Churches, including our own, have discovered that the audience they have from live streaming is likely several times larger than in-house attendance prior to the current situation. In other words, people who have never visited their church are visiting for the first time through live streaming.

There is the danger that people who have broken the habit of church attendance may be tempted to stay absent. It is also possible that those who have only been to “virtual church” during this time will want to stay home in their pajamas and drink coffee as they watch church from the comfort of their recliner. This would be a shame.

When Genesis records that God said, “It is not good that man should be alone,” He meant that. Man (or humankind, if you prefer) was not created to be a solitary creature. In the New Testament, the admonition is given to “not forsake the assembling of yourselves together.” When Jesus himself addresses seven churches in the Book of Revelation, those messages are given to the gathered church, not to individuals. Almost all the Epistles are addressed to congregations. There is no such thing as “solitary Christianity.”  There is no, “It’s just me, my Bible, and Jesus.”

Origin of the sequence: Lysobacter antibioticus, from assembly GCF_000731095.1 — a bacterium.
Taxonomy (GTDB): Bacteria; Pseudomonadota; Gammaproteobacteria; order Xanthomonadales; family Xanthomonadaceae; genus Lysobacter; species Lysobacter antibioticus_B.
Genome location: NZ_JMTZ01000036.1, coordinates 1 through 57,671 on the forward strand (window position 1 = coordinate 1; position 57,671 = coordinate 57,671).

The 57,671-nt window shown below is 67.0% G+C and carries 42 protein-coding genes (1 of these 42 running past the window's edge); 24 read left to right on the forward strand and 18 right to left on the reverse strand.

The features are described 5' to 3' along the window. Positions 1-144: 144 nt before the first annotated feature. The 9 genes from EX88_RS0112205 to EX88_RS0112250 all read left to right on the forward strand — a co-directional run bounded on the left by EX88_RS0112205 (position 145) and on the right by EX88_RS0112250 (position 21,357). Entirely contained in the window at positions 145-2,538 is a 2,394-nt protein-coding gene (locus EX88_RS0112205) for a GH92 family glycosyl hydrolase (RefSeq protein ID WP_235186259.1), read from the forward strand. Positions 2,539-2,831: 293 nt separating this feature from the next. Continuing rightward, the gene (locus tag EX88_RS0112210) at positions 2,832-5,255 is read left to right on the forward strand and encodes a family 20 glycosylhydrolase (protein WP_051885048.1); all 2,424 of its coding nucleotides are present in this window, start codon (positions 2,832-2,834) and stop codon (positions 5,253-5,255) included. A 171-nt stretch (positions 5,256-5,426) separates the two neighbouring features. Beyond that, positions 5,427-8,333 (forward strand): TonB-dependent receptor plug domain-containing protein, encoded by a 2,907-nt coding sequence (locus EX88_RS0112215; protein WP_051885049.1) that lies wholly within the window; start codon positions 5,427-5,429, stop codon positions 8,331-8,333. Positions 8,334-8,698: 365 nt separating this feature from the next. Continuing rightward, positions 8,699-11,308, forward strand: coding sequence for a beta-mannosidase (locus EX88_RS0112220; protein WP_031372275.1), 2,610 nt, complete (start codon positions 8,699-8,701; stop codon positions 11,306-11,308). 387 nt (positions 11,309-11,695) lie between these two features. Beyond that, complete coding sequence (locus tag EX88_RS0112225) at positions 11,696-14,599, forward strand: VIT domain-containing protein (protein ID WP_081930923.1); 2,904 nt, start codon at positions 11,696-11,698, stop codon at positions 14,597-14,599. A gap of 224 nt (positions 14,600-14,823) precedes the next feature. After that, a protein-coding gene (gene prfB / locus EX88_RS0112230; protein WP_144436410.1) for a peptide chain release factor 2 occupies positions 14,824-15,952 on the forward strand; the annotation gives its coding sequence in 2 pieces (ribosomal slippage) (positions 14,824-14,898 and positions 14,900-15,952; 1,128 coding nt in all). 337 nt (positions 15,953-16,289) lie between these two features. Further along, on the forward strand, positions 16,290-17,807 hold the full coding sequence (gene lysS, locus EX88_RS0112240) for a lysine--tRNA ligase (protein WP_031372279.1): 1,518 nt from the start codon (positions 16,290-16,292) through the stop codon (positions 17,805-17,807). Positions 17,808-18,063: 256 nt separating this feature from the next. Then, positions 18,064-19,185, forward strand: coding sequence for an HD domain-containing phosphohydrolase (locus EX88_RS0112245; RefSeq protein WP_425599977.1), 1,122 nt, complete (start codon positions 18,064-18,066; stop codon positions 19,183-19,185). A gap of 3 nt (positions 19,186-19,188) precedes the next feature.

The pandemic will pass soon enough and the Church will be changed, I hope and trust, for the better. Already many churches are planning to re-open, new ministries have been created, some programs and ministries have been re-started, and ministries before the pandemic are being re-evaluated as to their current relevance. The Church will be here long after the pandemic and hostile politicians are but a memory.

In the meantime, “having done all to stand, stand therefore.” Have some faith, participate when and where you can, be faithful to give generously to your church, pray often, and read God’s Word. Pastors and priests, please lead—don’t limp—through this crisis. None of this has caught God off guard. It’s His Church, not yours, so adjust your attitude and actions and trust Him. He is faithful when we are not and He has answers when we are clueless. Let’s thrive, not merely survive, during these days!